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4/20/2012
01:35 PM
David F Carr
David F Carr
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A BrainYard Experiment: Let's Have A Social Conversation

As editor of the BrainYard, a news site about social collaboration in the enterprise, I know I'm supposed to be an expert on this--but how do I get you, the reader, to talk more on and about this website?

11 Management Systems That Can Help You Get A Handle On Social
11 Management Systems That Can Help You Get A Handle On Social
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Community managers and social media marketing mavens, help me out, please.

One of my goals for 2012 is to increase the volume and quality of the social media conversation on and about The BrainYard. That includes getting more activity in the comments on our stories, here on the website, as well as more sharing and liking and tweeting on the social web. Of course, these are the same goals every website has, not to mention every competing Web publication.

I just think we ought to be doing a lot better at being social on a site dedicated to social media. I'm asking for your suggestions, and your critiques.

[ Is it just luck? See Science Probes Why Tweets Go Viral. ]

In particular, I'm disappointed that we don't get more comments on the news and analysis stories that appear on The BrainYard. This story is going to be an exception, right? Tons of comments? Help me out, here.

At first, I thought there might be technical issues with the commenting system, and maybe that was true at some point. That excuse went away when The BrainYard and other sites in the InformationWeek family moved to Disqus, particularly once it was fine-tuned for easy single sign-on from any social media identity. I like Disqus and have used it successfully on other websites, but still I'm not seeing the explosion in comments and profile pictures I'd like to see at the bottom of articles here.

Even when our writers end a column with a request for comments, as Debra Donston-Miller did with her piece on social tech leaders on the Time 100 list, the response is often underwhelming. Why is that? Comment below, please.

Possibly, we should be doing more to invite readers to talk about what they want to talk about -- not necessarily just in the form of comments on stories.

A few months ago, Ted Hopton, community manager for our parent company UBM, had me read the book Online Community Management for Dummies by Deborah Ng. Although the title didn't suggest a lot of confidence, it was a good primer, and I read it in a weekend. It gave me a better understanding of the job of nurturing and moderating comments, but I'm still working on how to translate that into action.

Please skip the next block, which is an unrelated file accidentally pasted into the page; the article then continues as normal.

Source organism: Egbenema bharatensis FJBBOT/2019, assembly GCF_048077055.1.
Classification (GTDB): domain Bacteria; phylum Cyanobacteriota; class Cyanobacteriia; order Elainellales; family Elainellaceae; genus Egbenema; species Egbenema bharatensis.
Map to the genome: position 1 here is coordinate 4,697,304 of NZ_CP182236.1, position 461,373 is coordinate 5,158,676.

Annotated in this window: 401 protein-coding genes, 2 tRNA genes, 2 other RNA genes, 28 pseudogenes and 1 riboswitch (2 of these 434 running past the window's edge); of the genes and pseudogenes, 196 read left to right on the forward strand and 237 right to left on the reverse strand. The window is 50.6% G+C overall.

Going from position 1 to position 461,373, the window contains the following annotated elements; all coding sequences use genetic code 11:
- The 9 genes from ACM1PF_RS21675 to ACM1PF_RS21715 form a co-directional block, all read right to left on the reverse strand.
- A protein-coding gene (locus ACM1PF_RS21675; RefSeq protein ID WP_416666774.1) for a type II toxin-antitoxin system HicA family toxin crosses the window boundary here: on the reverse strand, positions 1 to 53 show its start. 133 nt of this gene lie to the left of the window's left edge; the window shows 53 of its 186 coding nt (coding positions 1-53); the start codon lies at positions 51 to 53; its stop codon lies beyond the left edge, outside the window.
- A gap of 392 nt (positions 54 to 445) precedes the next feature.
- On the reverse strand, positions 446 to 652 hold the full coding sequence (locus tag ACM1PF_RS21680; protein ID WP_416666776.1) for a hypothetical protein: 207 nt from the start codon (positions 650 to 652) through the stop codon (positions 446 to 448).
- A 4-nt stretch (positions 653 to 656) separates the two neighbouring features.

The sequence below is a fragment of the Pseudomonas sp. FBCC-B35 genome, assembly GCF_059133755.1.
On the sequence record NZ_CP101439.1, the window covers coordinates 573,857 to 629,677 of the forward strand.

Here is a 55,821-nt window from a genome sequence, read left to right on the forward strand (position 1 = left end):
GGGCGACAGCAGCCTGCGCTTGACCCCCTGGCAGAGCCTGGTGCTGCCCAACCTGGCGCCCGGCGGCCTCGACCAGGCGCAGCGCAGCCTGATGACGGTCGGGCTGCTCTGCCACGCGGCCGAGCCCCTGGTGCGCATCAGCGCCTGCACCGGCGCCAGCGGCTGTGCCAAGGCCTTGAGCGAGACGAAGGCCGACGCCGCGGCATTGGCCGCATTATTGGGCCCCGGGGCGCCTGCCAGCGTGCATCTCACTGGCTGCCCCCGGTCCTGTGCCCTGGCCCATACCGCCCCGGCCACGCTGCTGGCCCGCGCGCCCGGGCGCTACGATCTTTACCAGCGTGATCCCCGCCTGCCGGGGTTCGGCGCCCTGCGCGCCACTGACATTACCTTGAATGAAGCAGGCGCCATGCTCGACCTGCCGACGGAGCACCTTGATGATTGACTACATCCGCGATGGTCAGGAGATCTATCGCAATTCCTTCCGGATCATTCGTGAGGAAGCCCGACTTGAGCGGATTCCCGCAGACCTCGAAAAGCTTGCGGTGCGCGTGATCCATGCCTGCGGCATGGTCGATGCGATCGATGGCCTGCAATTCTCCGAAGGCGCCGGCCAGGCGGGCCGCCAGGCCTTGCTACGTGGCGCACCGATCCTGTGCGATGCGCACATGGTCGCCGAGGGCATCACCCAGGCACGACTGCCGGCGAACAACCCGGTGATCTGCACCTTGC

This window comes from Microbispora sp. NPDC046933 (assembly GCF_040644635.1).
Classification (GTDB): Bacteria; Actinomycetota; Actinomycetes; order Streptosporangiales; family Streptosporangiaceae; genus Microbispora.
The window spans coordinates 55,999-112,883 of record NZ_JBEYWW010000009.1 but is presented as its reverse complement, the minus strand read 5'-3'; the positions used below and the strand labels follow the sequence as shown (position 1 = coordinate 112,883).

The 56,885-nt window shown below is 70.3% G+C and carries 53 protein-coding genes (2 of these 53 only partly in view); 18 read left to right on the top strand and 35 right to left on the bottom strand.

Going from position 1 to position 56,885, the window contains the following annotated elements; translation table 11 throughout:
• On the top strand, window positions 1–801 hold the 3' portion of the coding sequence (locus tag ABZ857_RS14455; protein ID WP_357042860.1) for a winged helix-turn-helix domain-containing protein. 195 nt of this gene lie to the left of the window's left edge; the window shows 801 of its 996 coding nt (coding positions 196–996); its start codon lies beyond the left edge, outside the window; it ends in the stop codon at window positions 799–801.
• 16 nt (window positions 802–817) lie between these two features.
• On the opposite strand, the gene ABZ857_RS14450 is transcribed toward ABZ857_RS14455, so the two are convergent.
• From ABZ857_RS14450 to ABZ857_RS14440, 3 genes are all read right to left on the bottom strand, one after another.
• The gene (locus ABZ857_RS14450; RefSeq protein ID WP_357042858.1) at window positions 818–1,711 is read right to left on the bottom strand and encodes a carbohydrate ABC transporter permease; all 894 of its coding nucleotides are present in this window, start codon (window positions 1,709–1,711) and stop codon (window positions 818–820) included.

At one time, we discussed creating a more active online community, aimed at fostering conversation that would go beyond just comments on our own articles. Our most ambitious plans, which involved fielding a public Jive community, have not come to pass -- partly because I recognized that trying to take on the community manager job in addition to my editorial duties probably was not a recipe for success. It sounded more like one of the case studies I've written about what not to do.

Instead, I've been trying to stir up some conversation on The BrainYard's Facebook page (see below).

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Rosemary ONeill
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Rosemary ONeill,
User Rank: Apprentice
4/23/2012 | 6:10:34 PM
re: A BrainYard Experiment: Let's Have A Social Conversation
The cobbler's children have no shoes, right?

One thought I have (since I'm a frequent reader and infrequent commenter) is that the site feels like a broadcast channel, not a community. No faces of members popping up, and if I go to your Twitter feed, it's pure broadcast channel, no replies or mentions at all. It feels very robotic. No one wants to sit down and have a rousing convo with a robot. I'd loosen the tie a bit. Just my two cents, thanks for asking :)
David F. Carr
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David F. Carr,
User Rank: Author
4/23/2012 | 8:38:53 PM
re: A BrainYard Experiment: Let's Have A Social Conversation
Thanks for the input. I haven't put the same effort into personalizing the @thebyard Twitter feed as I have on the Facebook page. Just a matter of picking a starting point and trying to build from there.
MyW0r1d
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MyW0r1d,
User Rank: Strategist
4/23/2012 | 8:56:55 PM
re: A BrainYard Experiment: Let's Have A Social Conversation